MORGANTOWN – Justices of the West Virginia Supreme Court of Appeals must decide whether the two-year statute of limitations on a claim of personal injury should stop in a case of temporary insanity.
In oral arguments March 13 at the West Virginia University College of Law, Justice Brent Benjamin asked Guy Bucci of Charleston if the statute could start and stop, start and stop, start and stop.
Bucci said, "That is really the ultimate question here."
Bucci argued that it should start and stop.
He represents Michael Worley, who in 2000 climbed 30 feet of scaffolding in a Raleigh County church to install a sprinkler system.
A valve flew off, struck him and caused him to fall to the floor.
Two years and 43 days later, Worley sued Beckley Mechanical Inc.
Raleigh Circuit Judge Robert Burnside dismissed the suit after a three-day bench trial.
Burnside found that the two-year limit applied because Worley was not insane within the meaning of state law.
Worley asked the Justices to reinstate the suit.
Bucci began oral argument by describing the accident. Justice Joseph Albright said, "We can't deal with that unless we supplement the statute."
Bucci said he was not certain. Albright said he was getting metaphysical.
Benjamin asked if treatment rendered Worley insane. Bucci said, "Not necessarily the treatment."
Bucci said Worley spent 43 days in a hospital.
Albright asked if he was lucid for a substantial period of the 43 days.
Bucci said he was. He said, "You still get your 43 days back."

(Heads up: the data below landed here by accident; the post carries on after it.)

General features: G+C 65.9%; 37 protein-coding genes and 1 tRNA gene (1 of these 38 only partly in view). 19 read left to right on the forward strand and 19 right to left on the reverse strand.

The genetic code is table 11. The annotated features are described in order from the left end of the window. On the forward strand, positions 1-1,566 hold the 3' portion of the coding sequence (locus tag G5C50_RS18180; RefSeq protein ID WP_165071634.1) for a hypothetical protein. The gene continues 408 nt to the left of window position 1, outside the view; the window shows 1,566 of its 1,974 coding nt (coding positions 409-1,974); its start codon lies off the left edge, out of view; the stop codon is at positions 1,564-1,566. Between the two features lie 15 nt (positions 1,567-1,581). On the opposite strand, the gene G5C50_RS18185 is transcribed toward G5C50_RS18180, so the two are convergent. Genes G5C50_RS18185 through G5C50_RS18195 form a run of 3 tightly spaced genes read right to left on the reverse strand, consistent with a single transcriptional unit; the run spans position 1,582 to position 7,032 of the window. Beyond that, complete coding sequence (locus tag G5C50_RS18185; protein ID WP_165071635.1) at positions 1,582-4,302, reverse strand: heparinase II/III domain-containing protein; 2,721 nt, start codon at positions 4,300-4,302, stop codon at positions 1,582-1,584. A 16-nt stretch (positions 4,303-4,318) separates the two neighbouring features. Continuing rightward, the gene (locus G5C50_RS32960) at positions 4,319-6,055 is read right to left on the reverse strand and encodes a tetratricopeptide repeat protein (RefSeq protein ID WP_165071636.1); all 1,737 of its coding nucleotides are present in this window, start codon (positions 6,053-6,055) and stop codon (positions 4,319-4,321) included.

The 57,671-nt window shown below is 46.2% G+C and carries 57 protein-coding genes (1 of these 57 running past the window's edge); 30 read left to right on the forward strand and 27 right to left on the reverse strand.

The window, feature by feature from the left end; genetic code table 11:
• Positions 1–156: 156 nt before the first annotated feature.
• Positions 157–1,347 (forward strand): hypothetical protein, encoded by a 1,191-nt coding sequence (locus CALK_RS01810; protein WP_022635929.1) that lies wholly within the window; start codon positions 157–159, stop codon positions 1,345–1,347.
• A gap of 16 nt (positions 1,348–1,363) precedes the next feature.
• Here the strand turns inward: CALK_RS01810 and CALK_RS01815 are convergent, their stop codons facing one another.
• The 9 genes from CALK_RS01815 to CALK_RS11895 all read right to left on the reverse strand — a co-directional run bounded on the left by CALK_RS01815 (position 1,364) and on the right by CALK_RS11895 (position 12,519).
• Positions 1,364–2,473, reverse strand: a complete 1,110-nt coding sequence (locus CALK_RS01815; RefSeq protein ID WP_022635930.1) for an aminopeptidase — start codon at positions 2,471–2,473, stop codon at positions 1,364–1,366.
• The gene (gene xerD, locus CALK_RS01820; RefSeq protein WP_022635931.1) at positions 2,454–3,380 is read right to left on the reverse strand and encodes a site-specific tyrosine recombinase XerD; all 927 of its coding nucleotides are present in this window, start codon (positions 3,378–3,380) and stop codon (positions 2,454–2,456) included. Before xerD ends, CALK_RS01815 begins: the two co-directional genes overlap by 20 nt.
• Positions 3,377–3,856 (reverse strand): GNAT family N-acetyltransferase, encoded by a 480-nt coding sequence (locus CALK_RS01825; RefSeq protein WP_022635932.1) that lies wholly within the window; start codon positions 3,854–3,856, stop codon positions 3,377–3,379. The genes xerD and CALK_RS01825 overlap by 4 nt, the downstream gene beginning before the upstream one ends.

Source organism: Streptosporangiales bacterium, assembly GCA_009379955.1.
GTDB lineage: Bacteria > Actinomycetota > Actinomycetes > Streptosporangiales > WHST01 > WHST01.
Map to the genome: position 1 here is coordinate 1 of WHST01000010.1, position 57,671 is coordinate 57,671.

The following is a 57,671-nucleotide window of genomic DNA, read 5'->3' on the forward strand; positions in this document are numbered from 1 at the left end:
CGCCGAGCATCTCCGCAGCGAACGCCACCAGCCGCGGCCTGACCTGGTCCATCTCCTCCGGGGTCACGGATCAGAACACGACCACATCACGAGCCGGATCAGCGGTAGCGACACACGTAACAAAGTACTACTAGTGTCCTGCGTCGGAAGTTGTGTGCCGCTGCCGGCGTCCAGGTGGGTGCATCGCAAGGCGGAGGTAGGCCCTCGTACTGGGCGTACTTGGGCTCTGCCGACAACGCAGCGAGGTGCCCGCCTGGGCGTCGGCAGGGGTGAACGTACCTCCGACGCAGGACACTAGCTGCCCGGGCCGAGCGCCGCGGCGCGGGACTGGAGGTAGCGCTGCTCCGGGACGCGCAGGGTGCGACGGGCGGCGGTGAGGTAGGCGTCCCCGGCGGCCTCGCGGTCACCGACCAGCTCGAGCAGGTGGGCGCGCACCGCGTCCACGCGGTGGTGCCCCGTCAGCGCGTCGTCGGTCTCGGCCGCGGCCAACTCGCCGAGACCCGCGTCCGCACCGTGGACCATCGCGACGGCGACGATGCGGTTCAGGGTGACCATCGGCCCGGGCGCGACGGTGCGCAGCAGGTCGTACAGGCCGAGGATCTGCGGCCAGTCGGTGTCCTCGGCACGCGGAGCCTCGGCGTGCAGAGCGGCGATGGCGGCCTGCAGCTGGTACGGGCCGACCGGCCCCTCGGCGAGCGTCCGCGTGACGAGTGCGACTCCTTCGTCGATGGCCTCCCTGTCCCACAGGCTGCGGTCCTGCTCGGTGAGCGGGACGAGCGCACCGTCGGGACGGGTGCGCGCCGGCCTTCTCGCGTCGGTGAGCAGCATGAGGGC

He said, "It sort of gets a little murky." He said Worley was malnourished.
Justice Spike Maynard said, "He was lucid enough to sign for surgery."
Maynard asked if a judge should decide insanity in a civil case just as a judge would in a criminal case.
Bucci said, "There is no difference."
Benjamin said some states set a two-year limit and some set a year. He asked if the Legislature already considered that two was plenty.
Bucci said, "All we are asking for is those two years."
For Beckley Mechanical, Christopher Brumley of Charleston said Worley wanted the Justices to change the interpretation of a clear and unambiguous statute.
Albright said the word insane has been pretty much abandoned. He asked if the Court should acknowledge a modern view of mental illness.
Brumley said he followed the statute on mental illness.
Maynard recalled a trial where an attorney asked a prospective juror to define insane. He said the juror replied, "That's my ex-wife."
When the laughter subsided, Brumley said, "I don't know what state he was in. It must have been southern West Virginia."
Maynard said, "Does the Court have the power to help the Legislature out? Should we define insane?"
Brumley said, "I am hesitant to question the power of the Justices deciding my case."
Maynard said, "On grounds of equity, you lose."
Brumley said Worley was in good shape for five days.
Maynard said, "Until his brain began to swell?"
Brumley said, "A doctor saved his life."
Benjamin said, "He filed a medical malpractice claim in two years."
A decision will follow.